The real April 19

April 19 is the anniversary of the Battle of Concord and Lexington in 1775, a minor military engagement that wound up having major political repercussions. Patrick Murfin has one of the best summaries of the events of that day that I’ve seen in a long time, and you should go check it out.

As someone who lived the first 42 years of his life mostly in Concord, and who worked for several years at the church on Lexington Green, it has been interesting to watch over the years as different political groups have tried to claim that the participants in the Battle of Concord and Lexington agreed with some narrow political ideology of the present day. In 1975, quasi-leftists staged a “people’s” celebration of the bicentennial of the battle, saying that the British colonials who presented armed resistance to His Majesty’s troops were in fact aligned with what was then called the New Left. More recently, right-wingers are wrapping themselves in quasi-colonial costumes, saying that the British colonials who presented armed resistance to His Majesty’s troops were in fact aligned with what is now called the “Tea Party” movement.

Both these claims, and all similar claims, have little to do with historical fact, and must be dismissed as silly. The 18th century men and women in the colonies of British North America inhabited a very different political and social world than we do in the early 21st century. Those 18th century men and women were colonials, subjects of the worldwide British empire. They were also subjects of an 18th century constitutional monarchy, and they owed allegiance to the person of King George. As colonials, they were subject to the laws promulgated by Parliament, yet they had no elected representation in Parliament. As colonials, whatever local government they had could be removed or replace by His Majesty’s government; in fact, that’s exactly what had happened, and the colonials had had essentially no political recourse when their elected officials were removed from office. Any recent citizen of the United States — and that includes the Tea Partyites and the old New Leftists — inhabits a very different political world than the colonials of British North America.

In my years living and working in Concord and Lexington, I saw plenty of political infighting; Lexington had a particularly nasty split between liberals and conservatives. But on April 19, we all tried to put aside our present-day politics. In Concord and Lexington, everyone is a patriot on April 19 (yes, even the guys who dress up as Redcoats in the re-enactments of the battle). We knew that trying to claim the battle for one or another present-day political ideology was bad form, serving merely to distract us all from the serious duties of knowing the historical facts as accurately as possible, and celebrating the courage and commitment of those long-ago men and women.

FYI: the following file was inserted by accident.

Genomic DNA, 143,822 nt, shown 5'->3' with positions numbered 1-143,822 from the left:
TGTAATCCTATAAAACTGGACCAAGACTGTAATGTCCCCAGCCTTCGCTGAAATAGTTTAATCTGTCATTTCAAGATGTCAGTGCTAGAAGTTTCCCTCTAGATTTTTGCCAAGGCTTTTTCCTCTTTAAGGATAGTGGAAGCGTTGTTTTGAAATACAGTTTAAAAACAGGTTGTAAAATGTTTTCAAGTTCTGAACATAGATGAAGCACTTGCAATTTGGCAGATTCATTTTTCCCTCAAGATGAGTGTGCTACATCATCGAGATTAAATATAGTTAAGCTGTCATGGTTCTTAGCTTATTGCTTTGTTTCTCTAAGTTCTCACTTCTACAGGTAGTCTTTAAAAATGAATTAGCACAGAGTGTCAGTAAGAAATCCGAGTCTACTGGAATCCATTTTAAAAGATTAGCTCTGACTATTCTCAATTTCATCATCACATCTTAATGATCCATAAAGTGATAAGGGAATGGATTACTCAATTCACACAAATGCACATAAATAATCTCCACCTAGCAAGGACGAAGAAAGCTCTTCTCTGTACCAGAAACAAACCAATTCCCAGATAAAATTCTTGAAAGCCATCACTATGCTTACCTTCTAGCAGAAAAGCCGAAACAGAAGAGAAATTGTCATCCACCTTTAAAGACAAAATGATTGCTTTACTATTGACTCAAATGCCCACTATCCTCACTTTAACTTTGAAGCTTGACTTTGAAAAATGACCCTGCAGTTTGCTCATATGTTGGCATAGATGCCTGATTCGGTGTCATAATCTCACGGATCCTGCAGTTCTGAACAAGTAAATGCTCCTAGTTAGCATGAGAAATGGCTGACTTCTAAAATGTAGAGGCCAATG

Even as I write this, the re-enactors have just moved across Lexington Green for the second time today, this time with the colonial militia and minutemen in hot pursuit of His Majesty’s regulars. There’s no one re-enacting the role of Tea Partyites, because there were no Tea Partyites back in 1775, no New Left, no small-minded politicians trying to claim a mantle that wasn’t theirs to claim. There were only men and women, both black and white, slowly and painfully, sometimes bloodily, working their way towards a new political system that was still only vaguely imagined.

5 thoughts on “The real April 19

  1. Abs

    Thank you, Dan, for this post. I’ve been feeling pretty cranky about this topic lately, and appreciate your presentation of the facts.

    (P.S. The parade was fun this year – but your presence was missed!)

  2. Jean

    Yes, indeed, thank you for this post. I miss that holiday a great deal. Out here it’s invisible. I used to love going to the North Bridge at dawn to watch Samuel Dawes (do I have that right?) ride in on his great horse. It always seemed that a mist was rising above the river at that time of day, making the re-enactment feel dreamlike, almost like a real memory we all might have entered into. I miss that a lot.

    I really wish my sabbatical were in the spring next year. I’d make a point to be there in April. As we say about the Red Sox…maybe the next year.

  3. Amy

    Not to stir up any political controversies, but we always called it the Battle of Lexington and Concord. ;-)

    This was an inspiring entry, thanks. In all my 25+ years of living in New England, I never went to see this reenactment. I wish someone had recommended it to me. Instead, with ¨stay away from crowds¨ well-inculcated, I figured the only reason to go to Boston on April 19 was to run a marathon.

  4. Sarah K.

    Thanks, Dan. Even in Massachusetts, 90% of people equate Patriot’s Day with the Marathon and the Red Sox. As a Concordian for the past twenty-five years, I love to remind people of the reason why we have the day off. It’s not so people can run twenty-six miles in sometimes ungodly April weather, it’s to honor our local patriots who truly changed the course of history.

    My family and I always go to the same spot in Concord for the parade (the Green in Concord center, near the Minuteman Statue, directly across from Town Hall), and it’s a privilege to honor patriots past and patriots now (our Boy and Girl Scouts, our veterans, our historians).

  5. Ted

    I lived on Massachusetts Avenue in eastern Lexington in my preschool days. The question was never about politics or patriotism. It was “what are all those people doing in my front yard?”

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